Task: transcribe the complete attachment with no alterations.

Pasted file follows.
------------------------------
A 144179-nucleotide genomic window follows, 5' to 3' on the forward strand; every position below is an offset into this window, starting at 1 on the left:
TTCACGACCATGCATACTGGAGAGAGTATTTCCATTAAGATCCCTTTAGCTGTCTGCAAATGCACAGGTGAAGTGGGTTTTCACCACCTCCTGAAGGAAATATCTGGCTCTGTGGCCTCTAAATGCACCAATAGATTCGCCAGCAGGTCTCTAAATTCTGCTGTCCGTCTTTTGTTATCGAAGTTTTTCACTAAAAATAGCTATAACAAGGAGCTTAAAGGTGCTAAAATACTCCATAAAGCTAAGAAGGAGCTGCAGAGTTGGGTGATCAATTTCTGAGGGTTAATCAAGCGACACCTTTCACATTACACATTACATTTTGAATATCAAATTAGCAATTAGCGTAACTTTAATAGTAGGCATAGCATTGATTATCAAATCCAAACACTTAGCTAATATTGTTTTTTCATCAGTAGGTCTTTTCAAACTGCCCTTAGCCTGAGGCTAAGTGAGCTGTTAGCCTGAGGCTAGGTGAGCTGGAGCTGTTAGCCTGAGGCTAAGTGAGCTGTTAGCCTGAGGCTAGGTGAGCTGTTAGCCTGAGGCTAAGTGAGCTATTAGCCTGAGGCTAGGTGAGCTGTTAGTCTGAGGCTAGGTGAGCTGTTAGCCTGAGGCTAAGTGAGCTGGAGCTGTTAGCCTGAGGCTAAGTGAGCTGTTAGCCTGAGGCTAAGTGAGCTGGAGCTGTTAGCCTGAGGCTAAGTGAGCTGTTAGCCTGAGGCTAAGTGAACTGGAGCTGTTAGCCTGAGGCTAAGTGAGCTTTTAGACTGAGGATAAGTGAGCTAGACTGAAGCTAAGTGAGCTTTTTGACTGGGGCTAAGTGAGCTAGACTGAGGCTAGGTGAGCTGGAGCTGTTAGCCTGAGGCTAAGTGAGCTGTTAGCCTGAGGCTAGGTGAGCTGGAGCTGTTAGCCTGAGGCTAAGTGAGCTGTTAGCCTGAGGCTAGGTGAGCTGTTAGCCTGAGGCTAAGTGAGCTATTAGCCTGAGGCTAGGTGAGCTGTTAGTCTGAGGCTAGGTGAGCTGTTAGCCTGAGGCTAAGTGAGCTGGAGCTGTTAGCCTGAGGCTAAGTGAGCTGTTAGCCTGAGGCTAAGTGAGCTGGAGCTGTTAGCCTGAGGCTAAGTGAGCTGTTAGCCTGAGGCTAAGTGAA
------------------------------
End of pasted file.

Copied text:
A 144179-nucleotide genomic window follows, 5' to 3' on the forward strand; every position below is an offset into this window, starting at 1 on the left:
TTCACGACCATGCATACTGGAGAGAGTATTTCCATTAAGATCCCTTTAGCTGTCTGCAAATGCACAGGTGAAGTGGGTTTTCACCACCTCCTGAAGGAAATATCTGGCTCTGTGGCCTCTAAATGCACCAATAGATTCGCCAGCAGGTCTCTAAATTCTGCTGTCCGTCTTTTGTTATCGAAGTTTTTCACTAAAAATAGCTATAACAAGGAGCTTAAAGGTGCTAAAATACTCCATAAAGCTAAGAAGGAGCTGCAGAGTTGGGTGATCAATTTCTGAGGGTTAATCAAGCGACACCTTTCACATTACACATTACATTTTGAATATCAAATTAGCAATTAGCGTAACTTTAATAGTAGGCATAGCATTGATTATCAAATCCAAACACTTAGCTAATATTGTTTTTTCATCAGTAGGTCTTTTCAAACTGCCCTTAGCCTGAGGCTAAGTGAGCTGTTAGCCTGAGGCTAGGTGAGCTGGAGCTGTTAGCCTGAGGCTAAGTGAGCTGTTAGCCTGAGGCTAGGTGAGCTGTTAGCCTGAGGCTAAGTGAGCTATTAGCCTGAGGCTAGGTGAGCTGTTAGTCTGAGGCTAGGTGAGCTGTTAGCCTGAGGCTAAGTGAGCTGGAGCTGTTAGCCTGAGGCTAAGTGAGCTGTTAGCCTGAGGCTAAGTGAGCTGGAGCTGTTAGCCTGAGGCTAAGTGAGCTGTTAGCCTGAGGCTAAGTGAACTGGAGCTGTTAGCCTGAGGCTAAGTGAGCTTTTAGACTGAGGATAAGTGAGCTAGACTGAAGCTAAGTGAGCTTTTTGACTGGGGCTAAGTGAGCTAGACTGAGGCTAGGTGAGCTGGAGCTGTTAGCCTGAGGCTAAGTGAGCTGTTAGCCTGAGGCTAGGTGAGCTGGAGCTGTTAGCCTGAGGCTAAGTGAGCTGTTAGCCTGAGGCTAGGTGAGCTGTTAGCCTGAGGCTAAGTGAGCTATTAGCCTGAGGCTAGGTGAGCTGTTAGTCTGAGGCTAGGTGAGCTGTTAGCCTGAGGCTAAGTGAGCTGGAGCTGTTAGCCTGAGGCTAAGTGAGCTGTTAGCCTGAGGCTAAGTGAGCTGGAGCTGTTAGCCTGAGGCTAAGTGAGCTGTTAGCCTGAGGCTAAGTGAA